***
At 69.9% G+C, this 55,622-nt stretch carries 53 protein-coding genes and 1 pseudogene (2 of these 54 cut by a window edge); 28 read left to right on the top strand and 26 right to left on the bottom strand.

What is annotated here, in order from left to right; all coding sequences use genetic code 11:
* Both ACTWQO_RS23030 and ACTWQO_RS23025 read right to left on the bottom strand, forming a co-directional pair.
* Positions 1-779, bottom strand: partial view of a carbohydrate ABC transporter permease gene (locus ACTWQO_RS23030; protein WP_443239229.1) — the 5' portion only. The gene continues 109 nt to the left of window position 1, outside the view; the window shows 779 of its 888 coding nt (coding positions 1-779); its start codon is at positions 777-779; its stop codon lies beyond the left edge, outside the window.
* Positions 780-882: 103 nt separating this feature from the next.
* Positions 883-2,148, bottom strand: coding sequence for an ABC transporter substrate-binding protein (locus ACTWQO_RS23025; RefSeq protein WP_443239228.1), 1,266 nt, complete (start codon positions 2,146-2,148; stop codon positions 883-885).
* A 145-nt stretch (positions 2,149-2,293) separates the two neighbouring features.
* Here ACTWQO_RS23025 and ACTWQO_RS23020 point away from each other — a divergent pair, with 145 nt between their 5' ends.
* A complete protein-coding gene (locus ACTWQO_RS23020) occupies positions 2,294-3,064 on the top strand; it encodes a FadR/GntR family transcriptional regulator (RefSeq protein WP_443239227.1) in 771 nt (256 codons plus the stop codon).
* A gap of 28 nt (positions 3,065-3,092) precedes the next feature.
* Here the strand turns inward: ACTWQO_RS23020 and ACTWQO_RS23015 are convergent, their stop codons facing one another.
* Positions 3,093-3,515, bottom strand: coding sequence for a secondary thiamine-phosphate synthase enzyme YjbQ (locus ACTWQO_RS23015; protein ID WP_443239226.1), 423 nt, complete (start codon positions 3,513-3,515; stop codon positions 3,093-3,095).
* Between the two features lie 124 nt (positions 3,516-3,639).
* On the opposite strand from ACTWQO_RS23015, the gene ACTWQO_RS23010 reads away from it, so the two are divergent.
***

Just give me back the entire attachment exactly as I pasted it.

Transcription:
At 69.9% G+C, this 55,622-nt stretch carries 53 protein-coding genes and 1 pseudogene (2 of these 54 cut by a window edge); 28 read left to right on the top strand and 26 right to left on the bottom strand.

What is annotated here, in order from left to right; all coding sequences use genetic code 11:
* Both ACTWQO_RS23030 and ACTWQO_RS23025 read right to left on the bottom strand, forming a co-directional pair.
* Positions 1-779, bottom strand: partial view of a carbohydrate ABC transporter permease gene (locus ACTWQO_RS23030; protein WP_443239229.1) — the 5' portion only. The gene continues 109 nt to the left of window position 1, outside the view; the window shows 779 of its 888 coding nt (coding positions 1-779); its start codon is at positions 777-779; its stop codon lies beyond the left edge, outside the window.
* Positions 780-882: 103 nt separating this feature from the next.
* Positions 883-2,148, bottom strand: coding sequence for an ABC transporter substrate-binding protein (locus ACTWQO_RS23025; RefSeq protein WP_443239228.1), 1,266 nt, complete (start codon positions 2,146-2,148; stop codon positions 883-885).
* A 145-nt stretch (positions 2,149-2,293) separates the two neighbouring features.
* Here ACTWQO_RS23025 and ACTWQO_RS23020 point away from each other — a divergent pair, with 145 nt between their 5' ends.
* A complete protein-coding gene (locus ACTWQO_RS23020) occupies positions 2,294-3,064 on the top strand; it encodes a FadR/GntR family transcriptional regulator (RefSeq protein WP_443239227.1) in 771 nt (256 codons plus the stop codon).
* A gap of 28 nt (positions 3,065-3,092) precedes the next feature.
* Here the strand turns inward: ACTWQO_RS23020 and ACTWQO_RS23015 are convergent, their stop codons facing one another.
* Positions 3,093-3,515, bottom strand: coding sequence for a secondary thiamine-phosphate synthase enzyme YjbQ (locus ACTWQO_RS23015; protein ID WP_443239226.1), 423 nt, complete (start codon positions 3,513-3,515; stop codon positions 3,093-3,095).
* Between the two features lie 124 nt (positions 3,516-3,639).
* On the opposite strand from ACTWQO_RS23015, the gene ACTWQO_RS23010 reads away from it, so the two are divergent.